US and UK announce sanctions over China-linked hacks on election watchdog and lawmakers


LONDON — The U.S. and British governments on Monday announced sanctions against a company and two people linked to the Chinese government over a string of malicious cyberactivity targeting the U.K.’s election watchdog and lawmakers in both countries.

Officials said those sanctioned are responsible for a hack that may have gained access to information on tens of millions of U.K. voters held by the Electoral Commission, as well as for cyberespionage targeting lawmakers who have been outspoken about threats from China.

The Foreign Office said the hack of the election registers “has not had an impact on electoral processes, has not affected the rights or access to the democratic process of any individual, nor has it affected electoral registration.”

The Electoral Commission said in August that it identified a breach of its system in October 2022, though it added that “hostile actors” had first been able to access its servers in 2021.

At the time, the watchdog said the data included the names and addresses of registered voters. But it said that much of the information was already in the public domain.

In Washington, the Treasury Department said it sanctioned Wuhan Xiaoruizhi Science and Technology Company Ltd., which it calls a Chinese Ministry of State Security front company that has “served as cover for multiple malicious cyberoperations.”

It named two Chinese nationals, Zhao Guangzong and Ni Gaobin, affiliated with the Wuhan company, for cyberoperations that targeted U.S. critical infrastructure sectors including defense, aerospace and energy.

The U.S. Justice Department charged Zhao, Ni, and five other hackers with conspiracy to commit computer intrusions and wire fraud. It said they were part of a 14-year long cyber operation “targeting U.S. and foreign critics, businesses, and political officials.”

“Today’s announcements underscore the need to remain vigilant to cybersecurity threats and the potential for cyber-enabled foreign malign influence efforts, especially as we approach the 2024 election cycle,” Assistant Attorney General Matthew G. Olsen said.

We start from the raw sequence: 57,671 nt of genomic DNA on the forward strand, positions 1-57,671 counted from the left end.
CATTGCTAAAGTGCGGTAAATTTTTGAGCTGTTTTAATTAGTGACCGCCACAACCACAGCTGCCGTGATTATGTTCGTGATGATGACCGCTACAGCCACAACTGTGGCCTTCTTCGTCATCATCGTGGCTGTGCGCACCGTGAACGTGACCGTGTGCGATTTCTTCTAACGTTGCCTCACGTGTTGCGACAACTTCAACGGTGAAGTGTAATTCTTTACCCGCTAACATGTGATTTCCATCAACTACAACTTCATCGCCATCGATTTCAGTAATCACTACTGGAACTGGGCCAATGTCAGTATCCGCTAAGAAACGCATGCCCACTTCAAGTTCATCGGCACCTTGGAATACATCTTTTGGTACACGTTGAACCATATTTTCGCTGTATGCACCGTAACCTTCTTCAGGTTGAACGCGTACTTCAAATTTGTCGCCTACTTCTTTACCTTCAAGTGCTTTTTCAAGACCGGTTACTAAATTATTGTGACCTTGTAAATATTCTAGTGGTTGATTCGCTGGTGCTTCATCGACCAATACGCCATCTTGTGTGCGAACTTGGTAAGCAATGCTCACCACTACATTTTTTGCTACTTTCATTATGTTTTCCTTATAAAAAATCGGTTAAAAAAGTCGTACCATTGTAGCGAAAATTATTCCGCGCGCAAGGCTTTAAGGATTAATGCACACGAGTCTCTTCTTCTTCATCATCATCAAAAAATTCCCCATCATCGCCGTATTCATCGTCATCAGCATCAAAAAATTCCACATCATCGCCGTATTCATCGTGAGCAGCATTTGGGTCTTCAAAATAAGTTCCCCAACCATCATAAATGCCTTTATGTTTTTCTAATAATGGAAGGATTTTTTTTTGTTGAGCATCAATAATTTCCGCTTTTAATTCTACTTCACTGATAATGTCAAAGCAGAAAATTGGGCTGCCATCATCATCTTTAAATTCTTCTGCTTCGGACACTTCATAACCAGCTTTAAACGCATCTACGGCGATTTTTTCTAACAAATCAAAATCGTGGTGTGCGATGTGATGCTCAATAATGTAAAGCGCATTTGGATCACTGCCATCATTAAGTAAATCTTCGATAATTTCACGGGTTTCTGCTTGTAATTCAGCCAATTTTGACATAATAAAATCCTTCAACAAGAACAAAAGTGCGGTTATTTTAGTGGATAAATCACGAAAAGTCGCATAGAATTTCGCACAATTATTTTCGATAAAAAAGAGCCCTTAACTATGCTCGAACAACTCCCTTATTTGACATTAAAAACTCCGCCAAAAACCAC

British authorities did not name the company or the two individuals. But they said the two sanctioned individuals were involved in the operations of the Chinese cyber group APT31 — an abbreviation for “advanced persistent threat.” The group is also known as Zirconium or Hurricane Panda.

APT31 has previously been accused of targeting U.S. presidential campaigns and the information systems of Finland’s parliament, among others.

British cybersecurity officials said that Chinese government-affiliated hackers “conducted reconnaissance activity” against British parliamentarians who were critical of Beijing in 2021. They said no parliamentary accounts were successfully compromised.

Three lawmakers, including former Conservative Party leader Iain Duncan Smith, told reporters Monday they have been “subjected to harassment, impersonation and attempted hacking from China for some time.” Duncan Smith said in one example, hackers impersonating him used fake email addresses to write to his contacts.

The politicians are members of the Inter-Parliamentary Alliance on China, an international pressure group focused on countering Beijing’s growing influence and calling out alleged rights abuses by the Chinese government.

Britain’s Deputy Prime Minister Oliver Dowden said his government will summon China’s ambassador to account for its actions.

China’s Ministry of Foreign Affairs said ahead of the announcement that countries should base their claims on evidence rather than “smear” others without factual basis.

“Cybersecurity issues should not be politicized,” ministry spokesperson Lin Jian said. “We hope all parties will stop spreading false information, take a responsible attitude, and work together to maintain peace and security in cyberspace.”

British Prime Minister Rishi Sunak reiterated that China is “behaving in an increasingly assertive way abroad” and is “the greatest state-based threat to our economic security.”

“It’s right that we take measures to protect ourselves, which is what we are doing,” he said, without providing details.

China critics including Duncan Smith have long called for Sunak to take a tougher stance on China and label the country a threat — rather than a “challenge” — to the U.K., but the government has refrained from using such critical language.



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